After the New Year, I got back in to making abstracts again. I go through this every few years (see these old posts- one, two three, four), and I always love the process. Abstracts, at their best, to me, are what we get when we break down the nuts and bolts of art-making, and play with the pieces again, making whatever we want, freeing ourselves from the need to represent objects, and instead allowing ourselves to more directly express thoughts and emotions. The goal, experentially speaking, is to pay attention so strongly to the process that painting becomes a form of walking meditation, where I can allow myself to be guided by a heady mixture of intuition and sharp, clerical thought.
Most often I have a broad concept from the very beginning- a title or a thought or a color scheme (or shape!) that expresses an emotion or experience. Sometimes, I have to make a set of marks first and let the fact that it “is” then guide me. Either way, it’s surely not something I just dive in to higgledy-piggledy, where I throw paint and just “go for it”. Very very early in the game, I must have something to hold on to, that will center my thinking.
I never pre-design it fully. Because of that, starting can be hard. Of course, starting is often hard, even when I know what I’m painting first. ;) But once I’ve begun, patterns become clearer and clearer, contrasts build that I can take advantage of, and an expression of some kind of order often builds itself. Always I must activate my mind and assess what is already there, guiding my eye compositionally, and, comparatively, where I might like to lead the eye next. So there’s a kind of “flow” I try and catch ahold of. It’s always a process.
The goal, if there is one beyond paying attention, is for the piece to itself reflect the process of its being built. In many ways, it’s like watching a movie, where all the frames have been stacked on top of themselves. Spatially, the finished piece is a static object, but it’s also a document that expresses action-through-time.
I have four pieces to share. Let’s take a quick look at each. Perhaps something from my process will inspire others to try some abstracts themselves.
Thinking of Spring
This is the first one I did, starting from the center and moving outwards. I wet the back, like normal, but the front was dry. It’s all wet into wet, done in one go, perhaps over 2 hours. Staring at it, the power that draws me in is the two semi-opposing patterns- one of value contrast, and one of hue contrast. The center, with the white paper, is clearly very strong as a value contrast. And yet the yellow spokes are also very dominant as the palest, most vibrant hue. I have a hard time focusing on both at the same time. My mind has to shift. The orange body does all the heavy lifting, providing the “meat” for the two contrasts to push against. On a technical level, wetting the paper lets me explore things for a long time, dropping in thick wet applications relatively late in the game to help push contrasts.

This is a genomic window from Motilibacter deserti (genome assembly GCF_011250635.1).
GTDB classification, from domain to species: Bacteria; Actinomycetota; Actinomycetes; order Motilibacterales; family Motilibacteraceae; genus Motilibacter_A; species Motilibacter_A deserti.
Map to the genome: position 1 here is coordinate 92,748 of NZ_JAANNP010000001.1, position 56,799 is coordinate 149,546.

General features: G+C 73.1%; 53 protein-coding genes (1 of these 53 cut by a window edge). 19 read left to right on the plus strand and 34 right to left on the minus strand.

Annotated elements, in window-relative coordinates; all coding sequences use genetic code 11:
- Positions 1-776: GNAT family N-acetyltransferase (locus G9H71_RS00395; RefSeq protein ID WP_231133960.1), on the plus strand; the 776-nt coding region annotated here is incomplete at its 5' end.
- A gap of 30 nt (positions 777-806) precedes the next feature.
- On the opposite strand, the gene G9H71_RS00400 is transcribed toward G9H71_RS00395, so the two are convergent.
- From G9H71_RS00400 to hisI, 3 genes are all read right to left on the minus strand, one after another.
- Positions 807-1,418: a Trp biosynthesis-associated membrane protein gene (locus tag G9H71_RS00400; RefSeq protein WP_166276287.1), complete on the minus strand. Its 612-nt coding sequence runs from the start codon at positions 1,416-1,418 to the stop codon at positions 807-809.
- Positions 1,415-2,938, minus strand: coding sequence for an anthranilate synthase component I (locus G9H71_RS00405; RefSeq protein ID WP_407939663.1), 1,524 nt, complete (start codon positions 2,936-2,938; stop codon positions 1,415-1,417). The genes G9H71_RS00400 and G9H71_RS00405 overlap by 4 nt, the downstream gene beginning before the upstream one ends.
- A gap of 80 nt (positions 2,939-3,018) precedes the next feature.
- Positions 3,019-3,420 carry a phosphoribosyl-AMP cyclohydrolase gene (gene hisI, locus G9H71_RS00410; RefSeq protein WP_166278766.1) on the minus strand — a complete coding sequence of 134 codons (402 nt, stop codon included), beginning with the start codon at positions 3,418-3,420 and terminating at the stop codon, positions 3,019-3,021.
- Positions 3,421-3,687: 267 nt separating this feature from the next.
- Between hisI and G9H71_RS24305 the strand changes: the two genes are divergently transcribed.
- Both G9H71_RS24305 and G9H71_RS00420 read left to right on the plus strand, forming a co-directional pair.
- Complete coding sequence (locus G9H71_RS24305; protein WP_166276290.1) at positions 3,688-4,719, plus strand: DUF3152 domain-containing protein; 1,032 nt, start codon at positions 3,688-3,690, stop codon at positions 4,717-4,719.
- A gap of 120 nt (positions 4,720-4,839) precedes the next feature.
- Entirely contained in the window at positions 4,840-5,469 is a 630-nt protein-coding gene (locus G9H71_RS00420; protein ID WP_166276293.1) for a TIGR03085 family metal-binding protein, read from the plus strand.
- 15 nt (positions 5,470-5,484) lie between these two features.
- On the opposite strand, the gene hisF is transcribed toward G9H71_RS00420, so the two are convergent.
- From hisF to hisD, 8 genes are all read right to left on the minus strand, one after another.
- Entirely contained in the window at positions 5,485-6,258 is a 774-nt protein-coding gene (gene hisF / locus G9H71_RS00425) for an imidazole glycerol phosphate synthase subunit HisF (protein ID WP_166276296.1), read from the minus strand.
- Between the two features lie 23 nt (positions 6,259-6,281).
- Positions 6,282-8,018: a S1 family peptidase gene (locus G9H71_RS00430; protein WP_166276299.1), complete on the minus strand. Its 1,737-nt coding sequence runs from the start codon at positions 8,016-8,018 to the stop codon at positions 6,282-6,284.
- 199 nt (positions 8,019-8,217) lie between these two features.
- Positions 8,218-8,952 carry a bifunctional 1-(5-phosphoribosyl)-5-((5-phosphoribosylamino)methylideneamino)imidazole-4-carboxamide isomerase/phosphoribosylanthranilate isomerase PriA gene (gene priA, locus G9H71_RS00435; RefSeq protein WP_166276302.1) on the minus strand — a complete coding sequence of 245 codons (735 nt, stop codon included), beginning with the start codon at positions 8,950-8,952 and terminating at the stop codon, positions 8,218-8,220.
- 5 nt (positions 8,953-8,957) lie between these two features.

Order Versus Order
Here I literally started with a table top full of pan lids, bowls, jam jar lids, etc. and a ruler. I started with circles, building patterns where lines led to lines, pulling us in to certain areas, and then began to cut the energy with straight lines, balancing shapes and leaving spaces open. This early phase was really informed by many years of placing boulders as a landscaper. There’s a lot in common, truthfully, between abstract composition and boulder placing- it’s purely forms relating to forms, gravity versus dispersement, density versus spaciousness, guiding lines and points of focus. I’m sure there’s other forms of building and crafts that have similar spatial elements in them too.
Here you can see the two compositional experiences side by side-
Once color was introduced, with that too I began to play with warm versus cool hues, letting some bleed into each on purpose, eventually glazing in greys to create a more dynamic exploration of high versus low chroma too. At the end, the darkest darks are applied, as I pull the eyes in. Always, by this time, there’s lots of backing up and staring at it from a distance with my eyes squinting. Very Clint Eastwood. LOL. Rotate it this way, rotate it that way. Look at it again.
Really, the process is very similar to a normal painting- compositional sketch first, light to dark, glazing, darkest darks at the end. If you can paint a compelling landscape, you can paint a compelling abstract. If you are struggling with representational painting, abstracts may help you learn to see better. The skill set is the same, just the abstract is naked.